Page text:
J. H. Gaskins and the Draft Board Scandal

James Henry Gaskins

James Henry Gaskins

On this date 96 years ago today, December 16, 1917, a World War I draft board scandal blazed across the front page headlines of  The Atlanta Constitution.  Draft Board members in Fulton county and one in Berrien County, J. H. Gaskins, were summarily dismissed.

James Henry Gaskins, a former resident of the Ray City, GA area, was a clerk of the Superior Court of Berrien County, GA (see Clerk).  He  had been appointed as clerk of the Berrien County Exemption Board with the implementation of the WWI Selective Service Act in 1917.  The local exemption boards, composed of leading civilians in each community, were responsible for the administration of the selective draft. These boards issued draft calls in order of numbers drawn in a national lottery and determined exemptions based on the draftees’ dependents, essential occupations, or conscientious objection.

Gaskins was dismissed from the Exemption Board in December, 1917 after he became embroiled in a scandal over reward money for capture of a man who had failed to report for the draft. He continued, however, to hold his position in the clerk’s office of the Superior Court.

The following material, excerpted from the headline article, describes Gaskins case:

The Atlanta Constitution
December 16, 1917 
PRESIDENT FIRES FULTON EXEMPTION BOARD: Fulton Board Members Discharged by President.

MANY DISCHARGES GRANTED BY BOARD WITHOUT WARRANT, STATE COMPLAINS

44 Per Cent of Whites Examined Were Excused on Physical Grounds, While Very Few Negroes Were Exempted From Service According to Statistics.

President Wilson has summarily discharged the entire exemption board of Fulton county, on the ground that the board has granted a large number of unwarranted exemptions and discharges.
    Statistics compiled from an investigation in the action of the Fulton county exemption board shows that out of 618 white men called in Fulton county, 526 were exempted, and that the number of men exempted on physical grounds amounted to 44 per cent of the total white men called.  On the other hand, the statistics show that 202 negroes were called in Fulton county, and only six negroes were exempted on any ground whatsoever.
    Major Joel B. Mallet, in charge of the administration of the selective service law in Georgia, on Saturday transmitted to the Fulton exemption board the order of the provost marshal general, from the president, discharging the board…

    Major Mallet has also received, through Provost Marshal General Crowder, an order discharging J. H. Gaskins, clerk of the Berrien county exemption board, for an alleged attempt to graft a part of a reward for the capture of a deserter.  T. J. Griffin, Sr., of Nashville, Ga., has been appointed to succeed Mr. Gaskins.
    The cases of both Mr. Gaskins and the Fulton county exemption board are still in the hands of the department of justice for whatever disposition the department may see fit to make of the cases.
    Gaskins is alleged to have written a letter to the chief of police of Detroit, stating that he held the name and Detroit address of a Berrien county negro who was classed as a deserter for failure to report, and that he would furnish the chief with information for the arrest of the negro on condition the chief would send him $25 of the $50 reward which the chief would receive upon presenting his prisoner at the nearest training camp.  The chief forwarded the letter to the provost marshal general.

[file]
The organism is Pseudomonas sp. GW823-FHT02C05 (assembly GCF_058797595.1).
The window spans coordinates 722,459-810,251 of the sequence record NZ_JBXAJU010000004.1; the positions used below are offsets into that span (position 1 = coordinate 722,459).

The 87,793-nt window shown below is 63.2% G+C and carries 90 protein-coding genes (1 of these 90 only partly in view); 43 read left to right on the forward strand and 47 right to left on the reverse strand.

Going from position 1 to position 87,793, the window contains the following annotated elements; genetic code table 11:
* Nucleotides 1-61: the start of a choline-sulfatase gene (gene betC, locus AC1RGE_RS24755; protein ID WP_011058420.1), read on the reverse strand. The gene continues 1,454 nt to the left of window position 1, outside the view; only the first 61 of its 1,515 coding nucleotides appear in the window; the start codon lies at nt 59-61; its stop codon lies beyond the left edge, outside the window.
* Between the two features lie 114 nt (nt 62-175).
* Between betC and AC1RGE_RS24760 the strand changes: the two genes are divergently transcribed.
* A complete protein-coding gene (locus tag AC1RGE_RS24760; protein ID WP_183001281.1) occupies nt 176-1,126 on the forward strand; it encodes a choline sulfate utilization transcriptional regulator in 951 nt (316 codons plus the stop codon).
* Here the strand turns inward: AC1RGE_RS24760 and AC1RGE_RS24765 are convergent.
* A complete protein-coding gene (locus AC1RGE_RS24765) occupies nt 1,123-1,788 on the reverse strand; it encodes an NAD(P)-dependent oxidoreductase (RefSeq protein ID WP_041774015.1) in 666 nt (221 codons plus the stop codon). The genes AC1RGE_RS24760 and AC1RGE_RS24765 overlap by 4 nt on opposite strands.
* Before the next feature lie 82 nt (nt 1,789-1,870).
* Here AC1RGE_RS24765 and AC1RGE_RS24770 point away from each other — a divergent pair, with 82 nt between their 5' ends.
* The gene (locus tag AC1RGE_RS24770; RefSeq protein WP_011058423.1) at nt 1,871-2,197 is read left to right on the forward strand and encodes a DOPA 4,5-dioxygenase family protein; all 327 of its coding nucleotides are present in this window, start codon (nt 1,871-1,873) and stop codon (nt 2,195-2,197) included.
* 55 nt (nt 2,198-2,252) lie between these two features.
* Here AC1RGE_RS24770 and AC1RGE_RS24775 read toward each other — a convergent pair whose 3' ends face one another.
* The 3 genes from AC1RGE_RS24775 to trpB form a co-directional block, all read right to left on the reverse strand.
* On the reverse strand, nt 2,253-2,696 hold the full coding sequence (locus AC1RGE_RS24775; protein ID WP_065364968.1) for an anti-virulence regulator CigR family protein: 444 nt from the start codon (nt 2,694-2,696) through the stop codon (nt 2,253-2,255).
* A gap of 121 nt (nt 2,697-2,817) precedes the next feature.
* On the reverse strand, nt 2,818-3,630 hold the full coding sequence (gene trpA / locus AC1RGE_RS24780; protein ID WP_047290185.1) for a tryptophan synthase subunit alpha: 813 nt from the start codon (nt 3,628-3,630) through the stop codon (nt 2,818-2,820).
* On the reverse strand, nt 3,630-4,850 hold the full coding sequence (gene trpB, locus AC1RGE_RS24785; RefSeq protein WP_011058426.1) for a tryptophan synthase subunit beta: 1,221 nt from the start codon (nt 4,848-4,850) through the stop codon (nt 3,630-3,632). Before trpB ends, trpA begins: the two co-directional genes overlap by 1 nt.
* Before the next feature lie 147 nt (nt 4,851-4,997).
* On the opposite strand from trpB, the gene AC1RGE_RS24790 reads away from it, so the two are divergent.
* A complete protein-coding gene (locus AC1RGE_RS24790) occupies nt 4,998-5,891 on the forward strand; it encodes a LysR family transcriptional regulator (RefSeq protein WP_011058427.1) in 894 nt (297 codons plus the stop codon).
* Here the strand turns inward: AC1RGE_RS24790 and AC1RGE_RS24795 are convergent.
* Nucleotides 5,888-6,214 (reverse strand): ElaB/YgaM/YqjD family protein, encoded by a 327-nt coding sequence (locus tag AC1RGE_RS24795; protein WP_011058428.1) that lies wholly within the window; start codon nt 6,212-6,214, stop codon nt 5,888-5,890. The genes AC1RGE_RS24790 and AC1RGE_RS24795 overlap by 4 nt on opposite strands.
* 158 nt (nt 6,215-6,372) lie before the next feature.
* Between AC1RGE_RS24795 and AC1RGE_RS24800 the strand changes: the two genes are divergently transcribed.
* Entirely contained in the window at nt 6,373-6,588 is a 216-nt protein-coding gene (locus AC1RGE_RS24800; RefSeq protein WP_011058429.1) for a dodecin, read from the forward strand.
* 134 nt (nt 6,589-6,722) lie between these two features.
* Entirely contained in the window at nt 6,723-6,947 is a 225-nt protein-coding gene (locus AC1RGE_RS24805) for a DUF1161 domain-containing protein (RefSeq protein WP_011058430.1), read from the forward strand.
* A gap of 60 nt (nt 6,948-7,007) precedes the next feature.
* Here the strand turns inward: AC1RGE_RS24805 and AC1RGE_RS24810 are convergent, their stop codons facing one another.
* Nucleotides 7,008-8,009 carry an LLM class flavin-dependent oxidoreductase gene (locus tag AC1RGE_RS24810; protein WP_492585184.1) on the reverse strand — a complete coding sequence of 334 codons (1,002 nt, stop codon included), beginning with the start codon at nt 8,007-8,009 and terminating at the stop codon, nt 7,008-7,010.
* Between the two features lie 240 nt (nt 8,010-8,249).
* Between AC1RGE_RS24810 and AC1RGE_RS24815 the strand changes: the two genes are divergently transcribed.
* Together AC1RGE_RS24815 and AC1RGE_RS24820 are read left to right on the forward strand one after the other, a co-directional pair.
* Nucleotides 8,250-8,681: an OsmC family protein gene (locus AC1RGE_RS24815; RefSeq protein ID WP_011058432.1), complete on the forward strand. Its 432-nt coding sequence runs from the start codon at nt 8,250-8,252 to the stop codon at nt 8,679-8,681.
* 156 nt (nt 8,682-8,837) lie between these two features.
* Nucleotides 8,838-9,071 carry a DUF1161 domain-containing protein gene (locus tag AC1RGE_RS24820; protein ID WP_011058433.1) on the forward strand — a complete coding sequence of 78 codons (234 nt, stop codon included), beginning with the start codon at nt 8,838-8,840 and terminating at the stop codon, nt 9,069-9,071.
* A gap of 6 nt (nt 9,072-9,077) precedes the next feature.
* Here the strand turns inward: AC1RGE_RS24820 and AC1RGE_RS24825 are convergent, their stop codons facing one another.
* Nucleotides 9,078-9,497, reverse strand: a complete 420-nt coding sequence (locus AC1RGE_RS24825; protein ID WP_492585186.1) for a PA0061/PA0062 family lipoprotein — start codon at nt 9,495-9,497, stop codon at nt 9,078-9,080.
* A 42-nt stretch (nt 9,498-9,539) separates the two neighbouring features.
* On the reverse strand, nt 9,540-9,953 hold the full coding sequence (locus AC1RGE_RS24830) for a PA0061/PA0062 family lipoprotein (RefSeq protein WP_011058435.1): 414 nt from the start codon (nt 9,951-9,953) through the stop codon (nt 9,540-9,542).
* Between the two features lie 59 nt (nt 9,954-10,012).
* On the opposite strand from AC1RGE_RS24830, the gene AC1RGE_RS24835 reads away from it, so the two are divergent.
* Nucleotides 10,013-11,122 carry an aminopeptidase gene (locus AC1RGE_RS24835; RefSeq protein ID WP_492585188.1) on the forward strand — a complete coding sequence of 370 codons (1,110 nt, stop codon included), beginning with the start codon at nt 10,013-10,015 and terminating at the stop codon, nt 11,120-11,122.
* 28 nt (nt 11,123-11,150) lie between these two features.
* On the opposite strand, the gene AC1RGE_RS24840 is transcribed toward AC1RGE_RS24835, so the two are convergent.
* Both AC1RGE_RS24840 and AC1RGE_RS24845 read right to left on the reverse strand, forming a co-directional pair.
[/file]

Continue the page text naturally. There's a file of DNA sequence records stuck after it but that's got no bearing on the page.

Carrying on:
Case of Mr. Gaskins.

    The discharge of Mr. Gaskins from the Berrien county board came when the provost marshal general, upon receipt of Gaskins’ letter to the Detroit chief of police, asked Major Mallet to make an investigation.   Major Mallet wrote to Mr. Gaskins and asked him for the name, serial and order number of the deserter he had written to the Detroit chief about.  Mr. Gaskins came forward with the information. A copy of his letter was sent to Washington, and his removal followed.
    Mr. Gaskins letter to the Detroit chief of police was as follows:
“Chief of Police, Detroit, Mich.
    “Dear Sir:  I have a negro who is in your city and he is a deserter, and if you will give me $25 out of the  $50 reward I will give you his name and street number, together with copies of his registration and medical examination blanks that are required under the rules.  You understand, under the rules, you only have to deliver him to the nearest training camp.  Kindly wire or write me by return mail that you will do this.  I will forward the necessary papers above mentioned.
     “Yours truly,
(signed)           “J. H. GASKINS”

    This letter was forwarded by the Detroit chief to Provost Marshall General Crowder.  General Crowder kept the original and sent a copy to Major Mallet, asking an investigation, commenting that “such action is entirely improper on the part of any member of any board.
    “The seriousness of the character of the offense,” continued General Crowder, “prompts me to request an immediate investigation and report to this office by you.”
    Major Mallet wrote to Mr. Gaskins:
    “Will you kindly forward to this office your letter to the chief of police of Detroit, Mich., along with the name of the deserter referred to.”

    Mr. Gaskins replied to Major Mallet:
    “I have your letter and beg to advise that the negro, LeRoy Whittaker, order No. 126, serial No. 1456, was delivered to proper authorities at Camp Wheeler, November 6.”
     This letter was forwarded to the provost marshal general, together with a copy of the letter which Major Mallet wrote to Mr. Gaskins.

Related Posts:

James Henry Gaskins – Clerk of the Superior Court

Ray City, GA Veterans of World War 

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